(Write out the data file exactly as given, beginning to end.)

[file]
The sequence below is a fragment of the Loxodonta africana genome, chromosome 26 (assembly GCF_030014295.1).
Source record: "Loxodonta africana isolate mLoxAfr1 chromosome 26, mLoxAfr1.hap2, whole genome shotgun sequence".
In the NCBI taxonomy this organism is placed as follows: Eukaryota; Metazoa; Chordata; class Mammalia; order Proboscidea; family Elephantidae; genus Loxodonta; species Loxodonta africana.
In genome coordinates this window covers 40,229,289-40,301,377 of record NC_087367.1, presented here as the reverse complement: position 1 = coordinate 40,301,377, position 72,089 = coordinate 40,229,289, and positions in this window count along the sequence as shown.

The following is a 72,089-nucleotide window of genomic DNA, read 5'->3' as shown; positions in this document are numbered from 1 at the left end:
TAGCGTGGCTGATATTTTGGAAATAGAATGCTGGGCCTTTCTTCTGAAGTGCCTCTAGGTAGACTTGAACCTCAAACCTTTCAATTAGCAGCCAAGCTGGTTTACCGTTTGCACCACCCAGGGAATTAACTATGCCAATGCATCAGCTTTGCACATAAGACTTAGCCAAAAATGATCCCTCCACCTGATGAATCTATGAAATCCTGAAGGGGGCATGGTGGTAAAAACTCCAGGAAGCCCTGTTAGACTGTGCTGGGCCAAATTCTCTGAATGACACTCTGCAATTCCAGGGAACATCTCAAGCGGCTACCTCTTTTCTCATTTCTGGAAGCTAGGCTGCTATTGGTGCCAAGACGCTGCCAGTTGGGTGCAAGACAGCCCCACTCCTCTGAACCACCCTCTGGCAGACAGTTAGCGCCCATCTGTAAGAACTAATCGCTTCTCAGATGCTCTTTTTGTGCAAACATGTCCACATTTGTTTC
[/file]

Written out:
The sequence below is a fragment of the Loxodonta africana genome, chromosome 26 (assembly GCF_030014295.1).
Source record: "Loxodonta africana isolate mLoxAfr1 chromosome 26, mLoxAfr1.hap2, whole genome shotgun sequence".
In the NCBI taxonomy this organism is placed as follows: Eukaryota; Metazoa; Chordata; class Mammalia; order Proboscidea; family Elephantidae; genus Loxodonta; species Loxodonta africana.
In genome coordinates this window covers 40,229,289-40,301,377 of record NC_087367.1, presented here as the reverse complement: position 1 = coordinate 40,301,377, position 72,089 = coordinate 40,229,289, and positions in this window count along the sequence as shown.

The following is a 72,089-nucleotide window of genomic DNA, read 5'->3' as shown; positions in this document are numbered from 1 at the left end:
TAGCGTGGCTGATATTTTGGAAATAGAATGCTGGGCCTTTCTTCTGAAGTGCCTCTAGGTAGACTTGAACCTCAAACCTTTCAATTAGCAGCCAAGCTGGTTTACCGTTTGCACCACCCAGGGAATTAACTATGCCAATGCATCAGCTTTGCACATAAGACTTAGCCAAAAATGATCCCTCCACCTGATGAATCTATGAAATCCTGAAGGGGGCATGGTGGTAAAAACTCCAGGAAGCCCTGTTAGACTGTGCTGGGCCAAATTCTCTGAATGACACTCTGCAATTCCAGGGAACATCTCAAGCGGCTACCTCTTTTCTCATTTCTGGAAGCTAGGCTGCTATTGGTGCCAAGACGCTGCCAGTTGGGTGCAAGACAGCCCCACTCCTCTGAACCACCCTCTGGCAGACAGTTAGCGCCCATCTGTAAGAACTAATCGCTTCTCAGATGCTCTTTTTGTGCAAACATGTCCACATTTGTTTC